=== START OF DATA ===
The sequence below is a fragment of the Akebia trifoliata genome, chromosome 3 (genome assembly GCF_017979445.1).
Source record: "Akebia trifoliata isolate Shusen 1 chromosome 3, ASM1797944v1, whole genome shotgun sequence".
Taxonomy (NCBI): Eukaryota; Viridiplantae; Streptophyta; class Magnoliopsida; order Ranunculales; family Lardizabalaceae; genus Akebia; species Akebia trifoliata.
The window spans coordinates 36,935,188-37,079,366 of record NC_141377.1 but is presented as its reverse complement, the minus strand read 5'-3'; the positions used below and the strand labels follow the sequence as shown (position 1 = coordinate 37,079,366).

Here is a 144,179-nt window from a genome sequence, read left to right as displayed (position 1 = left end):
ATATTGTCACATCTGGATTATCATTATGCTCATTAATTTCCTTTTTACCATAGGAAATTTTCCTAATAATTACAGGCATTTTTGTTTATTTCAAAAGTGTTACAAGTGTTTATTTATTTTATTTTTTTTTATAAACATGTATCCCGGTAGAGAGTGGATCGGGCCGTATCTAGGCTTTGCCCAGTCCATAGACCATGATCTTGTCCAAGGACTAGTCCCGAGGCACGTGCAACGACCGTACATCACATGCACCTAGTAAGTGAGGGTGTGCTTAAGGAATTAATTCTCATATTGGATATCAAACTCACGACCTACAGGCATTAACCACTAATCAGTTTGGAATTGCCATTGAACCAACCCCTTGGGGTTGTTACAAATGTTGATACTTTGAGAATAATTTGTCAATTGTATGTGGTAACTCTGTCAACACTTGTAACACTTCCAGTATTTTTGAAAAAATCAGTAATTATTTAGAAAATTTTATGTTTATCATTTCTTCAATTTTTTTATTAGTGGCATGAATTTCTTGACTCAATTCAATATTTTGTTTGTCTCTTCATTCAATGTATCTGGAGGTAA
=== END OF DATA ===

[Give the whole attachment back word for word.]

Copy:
The sequence below is a fragment of the Akebia trifoliata genome, chromosome 3 (genome assembly GCF_017979445.1).
Source record: "Akebia trifoliata isolate Shusen 1 chromosome 3, ASM1797944v1, whole genome shotgun sequence".
Taxonomy (NCBI): Eukaryota; Viridiplantae; Streptophyta; class Magnoliopsida; order Ranunculales; family Lardizabalaceae; genus Akebia; species Akebia trifoliata.
The window spans coordinates 36,935,188-37,079,366 of record NC_141377.1 but is presented as its reverse complement, the minus strand read 5'-3'; the positions used below and the strand labels follow the sequence as shown (position 1 = coordinate 37,079,366).

Here is a 144,179-nt window from a genome sequence, read left to right as displayed (position 1 = left end):
ATATTGTCACATCTGGATTATCATTATGCTCATTAATTTCCTTTTTACCATAGGAAATTTTCCTAATAATTACAGGCATTTTTGTTTATTTCAAAAGTGTTACAAGTGTTTATTTATTTTATTTTTTTTTATAAACATGTATCCCGGTAGAGAGTGGATCGGGCCGTATCTAGGCTTTGCCCAGTCCATAGACCATGATCTTGTCCAAGGACTAGTCCCGAGGCACGTGCAACGACCGTACATCACATGCACCTAGTAAGTGAGGGTGTGCTTAAGGAATTAATTCTCATATTGGATATCAAACTCACGACCTACAGGCATTAACCACTAATCAGTTTGGAATTGCCATTGAACCAACCCCTTGGGGTTGTTACAAATGTTGATACTTTGAGAATAATTTGTCAATTGTATGTGGTAACTCTGTCAACACTTGTAACACTTCCAGTATTTTTGAAAAAATCAGTAATTATTTAGAAAATTTTATGTTTATCATTTCTTCAATTTTTTTATTAGTGGCATGAATTTCTTGACTCAATTCAATATTTTGTTTGTCTCTTCATTCAATGTATCTGGAGGTAA